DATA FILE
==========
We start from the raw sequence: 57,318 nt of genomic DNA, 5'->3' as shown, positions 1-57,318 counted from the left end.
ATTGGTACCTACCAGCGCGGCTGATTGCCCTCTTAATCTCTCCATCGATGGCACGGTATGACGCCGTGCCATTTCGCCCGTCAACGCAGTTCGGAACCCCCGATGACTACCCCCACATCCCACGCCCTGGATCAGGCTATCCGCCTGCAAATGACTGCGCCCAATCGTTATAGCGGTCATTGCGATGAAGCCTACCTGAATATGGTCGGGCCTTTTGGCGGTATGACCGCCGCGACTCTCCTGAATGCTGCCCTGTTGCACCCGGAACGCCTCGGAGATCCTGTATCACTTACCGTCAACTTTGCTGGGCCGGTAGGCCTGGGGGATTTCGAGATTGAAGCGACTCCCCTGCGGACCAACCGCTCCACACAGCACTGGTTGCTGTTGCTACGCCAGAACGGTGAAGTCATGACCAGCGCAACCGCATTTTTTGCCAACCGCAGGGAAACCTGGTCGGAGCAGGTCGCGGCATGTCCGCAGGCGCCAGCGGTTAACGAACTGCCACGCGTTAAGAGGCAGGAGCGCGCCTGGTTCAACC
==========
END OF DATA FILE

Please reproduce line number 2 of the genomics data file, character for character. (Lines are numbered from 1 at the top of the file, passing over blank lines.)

ATTGGTACCTACCAGCGCGGCTGATTGCCCTCTTAATCTCTCCATCGATGGCACGGTATGACGCCGTGCCATTTCGCCCGTCAACGCAGTTCGGAACCCCCGATGACTACCCCCACATCCCACGCCCTGGATCAGGCTATCCGCCTGCAAATGACTGCGCCCAATCGTTATAGCGGTCATTGCGATGAAGCCTACCTGAATATGGTCGGGCCTTTTGGCGGTATGACCGCCGCGACTCTCCTGAATGCTGCCCTGTTGCACCCGGAACGCCTCGGAGATCCTGTATCACTTACCGTCAACTTTGCTGGGCCGGTAGGCCTGGGGGATTTCGAGATTGAAGCGACTCCCCTGCGGACCAACCGCTCCACACAGCACTGGTTGCTGTTGCTACGCCAGAACGGTGAAGTCATGACCAGCGCAACCGCATTTTTTGCCAACCGCAGGGAAACCTGGTCGGAGCAGGTCGCGGCATGTCCGCAGGCGCCAGCGGTTAACGAACTGCCACGCGTTAAGAGGCAGGAGCGCGCCTGGTTCAACC